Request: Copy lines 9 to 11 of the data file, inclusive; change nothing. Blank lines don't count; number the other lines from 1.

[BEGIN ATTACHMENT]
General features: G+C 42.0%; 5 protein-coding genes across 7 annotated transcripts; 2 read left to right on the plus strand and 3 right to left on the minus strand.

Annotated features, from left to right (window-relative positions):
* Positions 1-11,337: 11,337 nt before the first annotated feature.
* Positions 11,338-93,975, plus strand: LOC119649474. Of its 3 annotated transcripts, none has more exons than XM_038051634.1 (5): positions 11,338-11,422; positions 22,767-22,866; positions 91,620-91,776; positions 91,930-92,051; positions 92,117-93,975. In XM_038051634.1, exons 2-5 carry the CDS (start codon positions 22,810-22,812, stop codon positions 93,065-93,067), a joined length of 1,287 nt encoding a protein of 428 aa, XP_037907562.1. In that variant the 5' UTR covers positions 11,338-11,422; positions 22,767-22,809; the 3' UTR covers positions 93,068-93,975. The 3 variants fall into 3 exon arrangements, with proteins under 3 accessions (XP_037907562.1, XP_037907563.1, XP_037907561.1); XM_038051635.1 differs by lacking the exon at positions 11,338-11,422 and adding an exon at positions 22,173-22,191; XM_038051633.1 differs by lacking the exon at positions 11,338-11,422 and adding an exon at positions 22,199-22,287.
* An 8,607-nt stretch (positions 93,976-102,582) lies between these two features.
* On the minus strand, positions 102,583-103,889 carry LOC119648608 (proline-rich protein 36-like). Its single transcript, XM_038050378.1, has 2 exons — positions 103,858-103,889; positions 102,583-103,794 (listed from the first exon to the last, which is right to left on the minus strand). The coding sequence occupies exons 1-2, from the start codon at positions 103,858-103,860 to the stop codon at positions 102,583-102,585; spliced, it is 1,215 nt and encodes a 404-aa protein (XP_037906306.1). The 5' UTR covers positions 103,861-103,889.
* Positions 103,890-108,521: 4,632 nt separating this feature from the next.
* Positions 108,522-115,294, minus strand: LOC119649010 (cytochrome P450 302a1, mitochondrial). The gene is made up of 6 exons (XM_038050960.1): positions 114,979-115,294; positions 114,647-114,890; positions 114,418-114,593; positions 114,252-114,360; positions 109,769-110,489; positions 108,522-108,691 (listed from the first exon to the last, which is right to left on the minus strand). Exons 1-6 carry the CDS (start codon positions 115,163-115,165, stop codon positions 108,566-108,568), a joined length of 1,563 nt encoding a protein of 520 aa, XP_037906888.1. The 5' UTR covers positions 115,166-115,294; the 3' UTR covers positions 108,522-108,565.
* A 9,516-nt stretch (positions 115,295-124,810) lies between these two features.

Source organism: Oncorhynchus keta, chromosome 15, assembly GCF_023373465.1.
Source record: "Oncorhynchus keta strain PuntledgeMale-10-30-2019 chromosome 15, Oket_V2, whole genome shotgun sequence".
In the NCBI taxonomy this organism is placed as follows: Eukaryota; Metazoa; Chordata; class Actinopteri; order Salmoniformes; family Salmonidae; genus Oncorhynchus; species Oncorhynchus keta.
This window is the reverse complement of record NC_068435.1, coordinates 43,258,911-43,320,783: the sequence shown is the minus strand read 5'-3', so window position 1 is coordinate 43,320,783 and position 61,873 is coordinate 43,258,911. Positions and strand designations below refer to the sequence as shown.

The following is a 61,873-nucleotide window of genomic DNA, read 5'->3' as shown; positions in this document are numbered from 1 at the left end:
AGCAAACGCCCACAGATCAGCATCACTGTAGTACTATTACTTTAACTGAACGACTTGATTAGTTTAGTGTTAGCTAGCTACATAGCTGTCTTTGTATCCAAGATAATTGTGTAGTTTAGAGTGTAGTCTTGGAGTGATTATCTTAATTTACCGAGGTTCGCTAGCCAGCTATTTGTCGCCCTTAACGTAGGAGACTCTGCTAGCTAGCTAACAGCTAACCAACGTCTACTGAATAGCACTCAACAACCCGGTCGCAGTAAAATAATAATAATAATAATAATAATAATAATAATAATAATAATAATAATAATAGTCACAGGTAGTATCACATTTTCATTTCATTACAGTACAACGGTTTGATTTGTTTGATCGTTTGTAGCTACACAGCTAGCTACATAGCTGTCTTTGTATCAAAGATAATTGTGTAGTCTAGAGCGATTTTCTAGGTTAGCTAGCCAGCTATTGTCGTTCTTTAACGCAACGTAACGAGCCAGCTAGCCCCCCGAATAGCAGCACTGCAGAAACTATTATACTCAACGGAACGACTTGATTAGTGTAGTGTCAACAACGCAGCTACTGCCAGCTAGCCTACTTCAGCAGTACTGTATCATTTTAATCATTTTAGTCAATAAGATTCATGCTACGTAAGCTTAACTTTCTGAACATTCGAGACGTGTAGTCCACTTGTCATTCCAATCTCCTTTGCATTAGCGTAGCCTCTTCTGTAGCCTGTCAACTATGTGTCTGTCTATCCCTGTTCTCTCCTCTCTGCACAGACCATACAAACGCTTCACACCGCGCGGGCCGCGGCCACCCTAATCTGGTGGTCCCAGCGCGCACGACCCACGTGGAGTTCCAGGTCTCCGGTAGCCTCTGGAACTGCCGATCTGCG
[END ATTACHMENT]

* A 9,516-nt stretch (positions 115,295-124,810) lies between these two features.

Source organism: Oncorhynchus keta, chromosome 15, assembly GCF_023373465.1.
Source record: "Oncorhynchus keta strain PuntledgeMale-10-30-2019 chromosome 15, Oket_V2, whole genome shotgun sequence".